Gov. Andrew Cuomo declared a state of emergency in New York on Saturday, becoming the latest governor to make such a declaration in light of the coronavirus outbreak.
As of Sunday, there were 105 cases of coronavirus in New York, according to state officials, up from 89 on Saturday. Most of the cases in the state are in Westchester County, north of New York City, and can be traced back to a single lawyer, Lawrence Garbuz, who came down with the illness.
Multiple states have now declared emergencies because of the novel coronavirus COVID-19 outbreak that began in China and has now spread around the world, infecting at least 107,758 people worldwide as of Sunday.
On Wednesday, California Gov. Gavin Newsom declared a state of emergency just hours after the state reported its first death as a result of the novel coronavirus. Washington was the first state to go under a state of emergency back on Feb. 29 — the state has seen 102 confirmed cases of the illness and 16 deaths as a result of it. Florida and Maryland have also declared states of emergency.
More governors could make similar declarations in the days and weeks to come as coronavirus cases have been confirmed across 28 states as of Friday. But a public official declaring a state of emergency is not necessarily reason to panic or believe you’re at a heightened risk of contracting the virus.
Primarily, these declarations are aimed at freeing up money and other resources for emergency management. Public officials routinely make these declarations in advance of perceived disasters, such as hurricanes and snowstorms, to ensure that money has already flowed to localities so that they can prepare for the situation to worsen.
These announcements also remove some of the red tape involved in hiring contractors and using state funds, so that local governments can purchase supplies and hire workers to aid in their response to the coronavirus or any other disaster. In some cases, it can also activate the state’s National Guard to aid in a disaster response.
New York’s declaration also signaled that qualified professionals other than doctors and nurses would be permitted to perform coronavirus testing on people who think they could have the illness. It further expedites processes related to procuring testing supplies, leasing lab space and allows emergency services personnel to transport patients to quarantine locations that are not hospitals, among other things.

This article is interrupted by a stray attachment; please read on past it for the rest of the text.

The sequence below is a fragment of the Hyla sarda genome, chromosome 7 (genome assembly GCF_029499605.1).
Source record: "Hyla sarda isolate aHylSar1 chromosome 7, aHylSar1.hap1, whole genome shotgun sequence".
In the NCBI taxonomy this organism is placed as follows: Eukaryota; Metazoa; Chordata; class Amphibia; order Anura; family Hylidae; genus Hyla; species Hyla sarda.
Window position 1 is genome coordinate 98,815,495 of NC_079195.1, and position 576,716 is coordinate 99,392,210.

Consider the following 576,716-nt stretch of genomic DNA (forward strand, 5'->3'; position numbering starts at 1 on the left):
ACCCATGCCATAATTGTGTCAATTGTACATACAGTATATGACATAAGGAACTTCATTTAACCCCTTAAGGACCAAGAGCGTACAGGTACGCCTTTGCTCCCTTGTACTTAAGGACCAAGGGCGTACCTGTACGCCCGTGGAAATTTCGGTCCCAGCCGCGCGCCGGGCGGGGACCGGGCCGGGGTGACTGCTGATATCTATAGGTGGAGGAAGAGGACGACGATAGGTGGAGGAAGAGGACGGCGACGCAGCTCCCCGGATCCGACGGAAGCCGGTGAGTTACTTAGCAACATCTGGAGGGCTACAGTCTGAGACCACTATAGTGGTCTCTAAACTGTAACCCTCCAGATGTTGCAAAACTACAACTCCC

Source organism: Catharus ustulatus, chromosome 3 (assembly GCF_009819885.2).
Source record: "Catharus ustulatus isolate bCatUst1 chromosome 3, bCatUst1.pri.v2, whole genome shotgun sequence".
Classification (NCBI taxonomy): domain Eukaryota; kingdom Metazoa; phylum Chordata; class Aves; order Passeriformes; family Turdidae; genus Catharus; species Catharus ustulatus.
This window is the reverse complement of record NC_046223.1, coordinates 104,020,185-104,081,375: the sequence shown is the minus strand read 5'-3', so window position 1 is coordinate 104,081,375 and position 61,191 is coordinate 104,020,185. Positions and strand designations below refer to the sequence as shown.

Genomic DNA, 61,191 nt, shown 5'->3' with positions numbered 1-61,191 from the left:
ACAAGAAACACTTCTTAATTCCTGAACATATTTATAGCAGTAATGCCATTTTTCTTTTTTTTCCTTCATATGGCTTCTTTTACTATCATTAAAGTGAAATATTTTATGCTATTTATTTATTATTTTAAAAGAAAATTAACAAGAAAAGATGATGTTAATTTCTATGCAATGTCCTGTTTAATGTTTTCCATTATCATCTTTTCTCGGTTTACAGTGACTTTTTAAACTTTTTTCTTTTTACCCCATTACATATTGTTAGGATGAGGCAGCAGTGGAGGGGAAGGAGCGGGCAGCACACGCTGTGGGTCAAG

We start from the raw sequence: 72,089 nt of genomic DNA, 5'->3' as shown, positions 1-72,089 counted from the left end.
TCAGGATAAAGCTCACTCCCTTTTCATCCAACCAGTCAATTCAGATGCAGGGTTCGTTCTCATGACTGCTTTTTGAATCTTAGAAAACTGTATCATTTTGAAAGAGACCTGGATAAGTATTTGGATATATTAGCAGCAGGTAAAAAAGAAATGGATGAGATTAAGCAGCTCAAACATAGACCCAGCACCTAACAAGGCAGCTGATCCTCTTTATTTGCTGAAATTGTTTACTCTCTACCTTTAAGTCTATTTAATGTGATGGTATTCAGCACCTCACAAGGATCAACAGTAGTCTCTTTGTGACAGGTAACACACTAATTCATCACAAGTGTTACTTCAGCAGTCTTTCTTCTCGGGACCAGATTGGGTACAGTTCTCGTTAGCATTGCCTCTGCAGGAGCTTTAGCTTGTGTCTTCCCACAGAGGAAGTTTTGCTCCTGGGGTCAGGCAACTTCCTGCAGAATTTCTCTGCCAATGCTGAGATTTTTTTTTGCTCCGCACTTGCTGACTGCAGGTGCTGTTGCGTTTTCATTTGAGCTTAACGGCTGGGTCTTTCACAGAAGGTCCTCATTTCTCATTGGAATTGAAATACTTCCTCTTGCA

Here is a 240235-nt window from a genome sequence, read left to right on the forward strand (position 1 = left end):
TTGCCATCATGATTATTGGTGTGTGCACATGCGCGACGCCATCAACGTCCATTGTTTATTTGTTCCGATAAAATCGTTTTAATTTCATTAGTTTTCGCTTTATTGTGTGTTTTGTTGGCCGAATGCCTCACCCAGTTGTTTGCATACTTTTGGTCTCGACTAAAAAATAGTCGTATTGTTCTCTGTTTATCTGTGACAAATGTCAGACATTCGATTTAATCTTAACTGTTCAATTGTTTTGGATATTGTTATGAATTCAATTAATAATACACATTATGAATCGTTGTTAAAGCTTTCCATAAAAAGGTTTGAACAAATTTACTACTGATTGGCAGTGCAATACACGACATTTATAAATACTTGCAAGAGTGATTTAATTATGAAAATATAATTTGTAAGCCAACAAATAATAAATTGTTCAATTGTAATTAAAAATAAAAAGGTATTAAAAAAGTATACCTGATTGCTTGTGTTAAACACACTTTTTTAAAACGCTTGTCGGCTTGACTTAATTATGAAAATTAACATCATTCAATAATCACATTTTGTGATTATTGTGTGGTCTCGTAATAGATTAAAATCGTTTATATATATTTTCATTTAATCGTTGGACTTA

New York’s state of emergency declaration also increases enforcement against price gouging. “We are cracking down on price gouging which continues to be a problem, and I want businesses to be aware that you could lose your license because we are very serious about this,” Cuomo said Saturday.
States of emergency typically don’t restrict people’s movement and do not automatically close any government offices or facilities. In some states, the state of emergency remains in place until a governor rescinds it. In the case of New York, Cuomo specified the declaration will remain in effect until April 6.
Governors can also request that the president issue a federal emergency or major disaster declaration for their state, which allows the president to authorize supplemental federal disaster assistance. These requests must be made within 30 days of the occurrence of the incident or in advance of its occurrence, according to the Federal Emergency Management Agency.
“The request must be based upon a finding that the situation is beyond the capability of the State and affected local governments or Indian tribal government and that supplemental federal emergency assistance is necessary to save lives and protect property, public health and safety, or to lessen or avert the threat of a disaster,” FEMA noted on its website.
An emergency declaration at the federal level will provide a state with up to $5 million in assistance — if that amount is surpassed, the president must notify Congress. This assistance can include funds distributed to state and local governments as well as money directed to individuals and households who apply for aid in covering losses not covered by insurance.